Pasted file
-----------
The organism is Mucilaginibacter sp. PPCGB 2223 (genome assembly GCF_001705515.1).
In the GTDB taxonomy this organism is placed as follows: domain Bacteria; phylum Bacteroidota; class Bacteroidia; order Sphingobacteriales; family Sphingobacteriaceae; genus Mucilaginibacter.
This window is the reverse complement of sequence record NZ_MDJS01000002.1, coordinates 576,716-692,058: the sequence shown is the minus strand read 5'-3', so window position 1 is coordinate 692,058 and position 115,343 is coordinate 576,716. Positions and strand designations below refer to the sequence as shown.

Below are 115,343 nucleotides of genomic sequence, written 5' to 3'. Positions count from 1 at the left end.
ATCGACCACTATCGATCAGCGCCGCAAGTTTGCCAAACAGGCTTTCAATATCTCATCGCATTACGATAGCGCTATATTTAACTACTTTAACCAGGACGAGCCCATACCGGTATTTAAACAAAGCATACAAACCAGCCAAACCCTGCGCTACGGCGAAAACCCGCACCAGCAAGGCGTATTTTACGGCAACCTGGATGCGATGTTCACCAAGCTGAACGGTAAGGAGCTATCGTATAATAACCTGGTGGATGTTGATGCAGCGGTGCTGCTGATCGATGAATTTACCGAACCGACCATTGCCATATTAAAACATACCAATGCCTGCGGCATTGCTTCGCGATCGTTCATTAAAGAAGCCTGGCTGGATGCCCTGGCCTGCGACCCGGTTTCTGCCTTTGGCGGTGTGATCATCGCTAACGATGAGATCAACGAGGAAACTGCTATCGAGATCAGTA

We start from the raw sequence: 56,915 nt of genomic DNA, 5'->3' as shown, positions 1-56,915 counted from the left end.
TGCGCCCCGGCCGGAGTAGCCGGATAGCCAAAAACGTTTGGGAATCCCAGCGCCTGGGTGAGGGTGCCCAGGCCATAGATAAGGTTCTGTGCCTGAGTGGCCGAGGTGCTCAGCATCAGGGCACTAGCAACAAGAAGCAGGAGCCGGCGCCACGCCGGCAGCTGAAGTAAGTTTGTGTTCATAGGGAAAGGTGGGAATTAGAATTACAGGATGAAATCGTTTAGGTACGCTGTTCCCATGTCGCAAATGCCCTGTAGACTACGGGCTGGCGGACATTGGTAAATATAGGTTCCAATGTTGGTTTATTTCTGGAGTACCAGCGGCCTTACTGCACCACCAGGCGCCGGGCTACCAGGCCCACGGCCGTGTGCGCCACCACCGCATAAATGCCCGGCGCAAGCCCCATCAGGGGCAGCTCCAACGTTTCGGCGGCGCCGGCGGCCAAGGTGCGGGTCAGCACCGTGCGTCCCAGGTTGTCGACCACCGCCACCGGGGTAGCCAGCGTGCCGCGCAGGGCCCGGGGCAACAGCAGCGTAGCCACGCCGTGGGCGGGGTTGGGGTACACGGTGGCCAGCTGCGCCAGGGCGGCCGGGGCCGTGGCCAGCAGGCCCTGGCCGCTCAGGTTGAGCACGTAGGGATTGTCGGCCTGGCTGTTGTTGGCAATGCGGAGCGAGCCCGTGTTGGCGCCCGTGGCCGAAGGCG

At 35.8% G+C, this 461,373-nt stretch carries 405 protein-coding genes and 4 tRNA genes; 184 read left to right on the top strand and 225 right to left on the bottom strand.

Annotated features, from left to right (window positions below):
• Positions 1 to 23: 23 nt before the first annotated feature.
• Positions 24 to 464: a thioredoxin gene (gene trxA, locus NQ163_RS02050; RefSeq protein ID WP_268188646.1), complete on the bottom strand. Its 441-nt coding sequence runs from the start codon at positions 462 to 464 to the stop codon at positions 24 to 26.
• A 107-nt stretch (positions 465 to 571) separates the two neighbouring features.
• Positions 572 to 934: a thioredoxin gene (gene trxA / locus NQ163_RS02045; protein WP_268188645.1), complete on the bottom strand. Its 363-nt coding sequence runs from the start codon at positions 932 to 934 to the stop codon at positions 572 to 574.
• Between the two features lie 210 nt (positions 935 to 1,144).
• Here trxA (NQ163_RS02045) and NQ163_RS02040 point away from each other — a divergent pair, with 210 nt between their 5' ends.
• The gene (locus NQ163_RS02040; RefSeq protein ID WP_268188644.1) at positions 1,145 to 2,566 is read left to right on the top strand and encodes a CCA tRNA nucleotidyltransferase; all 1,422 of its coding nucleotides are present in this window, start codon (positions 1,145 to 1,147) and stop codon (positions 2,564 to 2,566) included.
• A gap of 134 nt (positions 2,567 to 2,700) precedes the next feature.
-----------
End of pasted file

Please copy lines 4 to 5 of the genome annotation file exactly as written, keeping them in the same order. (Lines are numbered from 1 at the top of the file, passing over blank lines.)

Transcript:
Below are 115,343 nucleotides of genomic sequence, written 5' to 3'. Positions count from 1 at the left end.
ATCGACCACTATCGATCAGCGCCGCAAGTTTGCCAAACAGGCTTTCAATATCTCATCGCATTACGATAGCGCTATATTTAACTACTTTAACCAGGACGAGCCCATACCGGTATTTAAACAAAGCATACAAACCAGCCAAACCCTGCGCTACGGCGAAAACCCGCACCAGCAAGGCGTATTTTACGGCAACCTGGATGCGATGTTCACCAAGCTGAACGGTAAGGAGCTATCGTATAATAACCTGGTGGATGTTGATGCAGCGGTGCTGCTGATCGATGAATTTACCGAACCGACCATTGCCATATTAAAACATACCAATGCCTGCGGCATTGCTTCGCGATCGTTCATTAAAGAAGCCTGGCTGGATGCCCTGGCCTGCGACCCGGTTTCTGCCTTTGGCGGTGTGATCATCGCTAACGATGAGATCAACGAGGAAACTGCTATCGAGATCAGTA